Percentage identifying as independents is 37%, up from 33% in third quarter of 2006
GALLUP NEWS SERVICE
PRINCETON, NJ -- Gallup's frequent measurement of the public's identification with the major political parties documents ongoing shifts in Americans' party preferences. One recurring pattern is that the percentage of Americans identifying themselves as political independents dips right before national elections -- typically in the third quarter of an election year -- and peaks sometime between elections. Accordingly, with July 2007 being about halfway between the 2006 midterm elections and the 2008 presidential election, Gallup finds a high proportion of Americans today calling themselves independent.
Gallup's most recent national survey, conducted July 12-15, 2007, finds 37% of the voting-age public calling themselves independent while the remainder divides about equally between identifying as Democrats (32%) and Republicans (29%).
In fact, the latest result is nearly identical to the averages Gallup found in its polling during the first two quarters of this year, from January 2007 through June 2007. Prior to that, the percentage independent was 35% in the fourth quarter of 2006, and 33% in the third quarter of 2006.
The longer-term trend illustrates the connection between identification with the two major parties and election time. With most elections playing out as a battle between Republican and Democratic candidates, it seems the public's identification with one or the other major parties is heightened as Election Day draws near, and the residual number calling themselves independent drops off.
Within longer-term shifts in the overall percentage calling themselves independent from 1989 through 2007, short-term dips in independent identification were seen in the third quarters of 1992, 1996, 1998, 2000, 2004, and 2006. The exceptions to the election-year rule were 1994 and 2002 when relatively little pre-election change in party identification was seen.
Conversely, the high points for identification as independents are generally seen in off-election years, including 1995, 1997, 1999, 2003, and 2007. One notable exception to this was the spike in people identifying as independents in the second quarter of 1992, corresponding with the peak in voter support for independent presidential candidate H. Ross Perot.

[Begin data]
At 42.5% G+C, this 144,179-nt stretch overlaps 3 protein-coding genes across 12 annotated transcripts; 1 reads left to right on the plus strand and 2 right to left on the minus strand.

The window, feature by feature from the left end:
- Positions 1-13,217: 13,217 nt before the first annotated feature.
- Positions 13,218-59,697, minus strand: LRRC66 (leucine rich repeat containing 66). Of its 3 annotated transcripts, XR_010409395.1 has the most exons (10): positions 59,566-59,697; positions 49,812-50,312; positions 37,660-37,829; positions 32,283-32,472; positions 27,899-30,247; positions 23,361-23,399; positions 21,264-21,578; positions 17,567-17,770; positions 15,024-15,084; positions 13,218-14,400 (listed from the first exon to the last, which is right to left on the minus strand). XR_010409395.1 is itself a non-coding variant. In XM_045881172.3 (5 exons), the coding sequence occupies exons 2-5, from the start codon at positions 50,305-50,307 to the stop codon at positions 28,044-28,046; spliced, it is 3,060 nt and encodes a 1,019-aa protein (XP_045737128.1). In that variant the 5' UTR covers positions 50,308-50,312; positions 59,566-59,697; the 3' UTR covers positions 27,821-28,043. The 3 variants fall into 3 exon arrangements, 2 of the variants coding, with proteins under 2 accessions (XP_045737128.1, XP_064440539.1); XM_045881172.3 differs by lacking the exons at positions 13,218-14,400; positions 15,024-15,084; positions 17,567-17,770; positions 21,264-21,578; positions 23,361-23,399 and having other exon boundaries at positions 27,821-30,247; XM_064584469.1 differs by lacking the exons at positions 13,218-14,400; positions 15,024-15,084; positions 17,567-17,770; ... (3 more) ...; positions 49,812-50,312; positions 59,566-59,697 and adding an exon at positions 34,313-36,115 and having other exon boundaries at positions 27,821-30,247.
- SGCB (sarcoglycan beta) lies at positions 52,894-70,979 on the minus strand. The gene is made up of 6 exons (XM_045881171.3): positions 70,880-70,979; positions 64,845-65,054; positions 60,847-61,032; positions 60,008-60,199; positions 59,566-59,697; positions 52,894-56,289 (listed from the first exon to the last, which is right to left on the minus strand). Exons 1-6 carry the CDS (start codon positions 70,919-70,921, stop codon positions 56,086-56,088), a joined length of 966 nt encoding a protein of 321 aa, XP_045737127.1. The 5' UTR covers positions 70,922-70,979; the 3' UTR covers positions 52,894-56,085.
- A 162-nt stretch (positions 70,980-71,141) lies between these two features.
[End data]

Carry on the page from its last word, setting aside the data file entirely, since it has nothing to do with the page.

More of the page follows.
Gallup has detected a small -- but significant -- increase in 2007 in the percentage of Americans identifying themselves as political independents. Currently, 37% of Americans identify as independents. This up from 33% just prior to the 2006 midterm elections, and is slightly higher than the average level of 35% seen since 1989. At 29%, Republican Party identification falls slightly below the long-term average of 31%, while, at 33%, Democratic identification is exactly average.
The recent move away from the major political parties and into the ranks of political independents fits within a larger pattern Gallup has documented over the past 15 years. For a certain segment of Americans, their partisanship is activated by elections. In the last few months before a presidential or midterm congressional election, they are more likely to identify with either the Republican or Democratic Party, and are therefore less likely to consider themselves independent. This typically subsides between elections to the point that the ranks of independents swells to become the single largest political category in election off-years.
The most recent results are based on telephone interviews with 1,001 national adults, aged 18 and older, conducted July 12-15, 2007. For results based on the total sample of national adults, one can say with 95% confidence that the maximum margin of sampling error is ±3 percentage points.
In addition to sampling error, question wording and practical difficulties in conducting surveys can introduce error or bias into the findings of public opinion polls.